The Eye-to-Eye Platform supports people from all four corners of the country by submitting the following demands and recommendations to the government:

  • Remove people from under tents as quickly as possible; but that doesn’t mean to send them back to pre-existing slums or to the shantytowns created after the earthquake;
  • The government must implement a disaster risk management plan to identify safe construction sites, with land for farming set apart from land for housing;
  • The government must create and implement a housing policy, with urban planning and zoning; In this plan we must clearly see what needs to be done in both urban and rural areas; This plan needs to designate responsibility for land and housing to state institutions;
  • Guarantee the security of displaced people, especially in the places to which they are being relocated.

From the report by the National Human Rights Defense Network (RNDDH), one of Haiti’s most prominent human rights organizations: Advocacy for the Situation of January 10, 2010 Earthquake Victims:

Recommendations of RNDDH to the relevant institutions:

  • Plan an effective re-location strategy with the participation of displaced people;
  • Develop a public housing policy with the involvement of the Haitian government’s own Public Enterprise for the Promotion of Social Housing (EPPLS);
  • Strengthen state institutions necessary to effectively control the situation in camps and relocation sites;
  • Insist that all actors involved in rebuilding the country adopt a human rights-based approach to everything that they do.

From a speech by Colette Lespinasse and Reyneld Sanon of the Right-to-Housing Collective, made up of 30-some Haitian organizations, grassroots groups and displacement camp associations.

We, organizations of survivors living in internally displaced persons’ [IDP] camps, as well as social and grassroots organizations, state:

  • The government must define a land use policy for the country;
  • The Parliament must draft and vote on a law to guarantee the right to housing;
  • The government must look for and acquire land though expropriation [eminent domain] so that there is sufficient space to respond to the housing needs of the population;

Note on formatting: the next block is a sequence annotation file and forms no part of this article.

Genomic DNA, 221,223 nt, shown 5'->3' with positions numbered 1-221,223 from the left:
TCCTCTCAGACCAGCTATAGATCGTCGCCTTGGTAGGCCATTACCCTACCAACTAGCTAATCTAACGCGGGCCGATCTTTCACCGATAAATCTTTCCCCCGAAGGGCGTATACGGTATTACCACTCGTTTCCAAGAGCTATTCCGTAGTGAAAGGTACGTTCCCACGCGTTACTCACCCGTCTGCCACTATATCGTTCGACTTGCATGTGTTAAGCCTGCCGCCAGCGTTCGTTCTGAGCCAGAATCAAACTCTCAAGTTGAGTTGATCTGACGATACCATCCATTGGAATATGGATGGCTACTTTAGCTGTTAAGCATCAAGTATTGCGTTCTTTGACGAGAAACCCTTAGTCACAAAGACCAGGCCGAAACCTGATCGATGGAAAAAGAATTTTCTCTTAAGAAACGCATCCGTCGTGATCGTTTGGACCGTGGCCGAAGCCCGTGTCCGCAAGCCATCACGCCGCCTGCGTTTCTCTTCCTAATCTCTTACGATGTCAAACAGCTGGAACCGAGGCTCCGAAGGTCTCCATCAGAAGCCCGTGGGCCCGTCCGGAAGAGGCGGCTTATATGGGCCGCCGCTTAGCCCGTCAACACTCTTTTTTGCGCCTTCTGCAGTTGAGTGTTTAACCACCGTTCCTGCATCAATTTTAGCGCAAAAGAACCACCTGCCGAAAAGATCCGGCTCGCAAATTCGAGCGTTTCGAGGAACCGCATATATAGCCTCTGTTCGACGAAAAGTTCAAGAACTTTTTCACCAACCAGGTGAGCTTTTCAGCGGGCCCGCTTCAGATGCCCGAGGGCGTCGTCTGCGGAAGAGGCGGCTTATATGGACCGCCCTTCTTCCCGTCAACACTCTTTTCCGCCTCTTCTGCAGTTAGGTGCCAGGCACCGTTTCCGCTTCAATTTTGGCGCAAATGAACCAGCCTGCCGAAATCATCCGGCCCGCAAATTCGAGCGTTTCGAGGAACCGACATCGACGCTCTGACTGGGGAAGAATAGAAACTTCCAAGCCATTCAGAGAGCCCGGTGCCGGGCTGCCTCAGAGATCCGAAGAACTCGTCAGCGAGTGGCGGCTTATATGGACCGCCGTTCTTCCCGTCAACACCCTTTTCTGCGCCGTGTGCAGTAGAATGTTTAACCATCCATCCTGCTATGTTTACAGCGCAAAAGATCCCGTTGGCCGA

• Women, children and the disabled, and the population in general must participate in decision-making regarding housing;
  • All neighborhoods should be places where people can live in dignity and security.

We resolve to remain mobilized in the struggle to change our society and our government. We resolve to regain the sovereignty of our country to construct a society in which we can enjoy guaranteed access to housing and all our fundamental rights.

From a presentation on housing in Camp Carradeux on January 12, 2012 by Olrich Jean Pierre of Noise Travels, News Spreads (Bri Kouri Nouvèl Gaye), an alternative media group doing advocacy and public education:

When we struggle for housing, we’re not just asking for houses. There are other services that should accompany housing. A house in an area where potable water isn’t available does not respect the right to housing. People need access to healthcare.  The battle for housing is not simply a battle for 4 square meters to live in. It’s a battle for public schools to educate our children so that they don’t have to go work in factories. It’s a battle to have access to healthcare when we’re sick.

We’re not just mobilizing to denounce the situation. No, the struggle before us is the struggle to pressure the government, to ask them, “Where are the houses that you’ve prepared for us?” And then to ask if there are toilets inside of them. Because we are a people with dignity. And with rights that need to be respected.

[i] HAITI Emergency Shelter and Camp Coordination Camp Management Cluster, Displacement Tracking Matrix V2.0 Update, November 30, 2011.

See Other Worlds’ recent article, Home: From Displacement Camps to Community in Haiti, for more detail on the right-to-housing movement in Haiti and how Haitian organizations are responding with advocacy and alternatives.

Photo by Ben Depp. www.bendep.com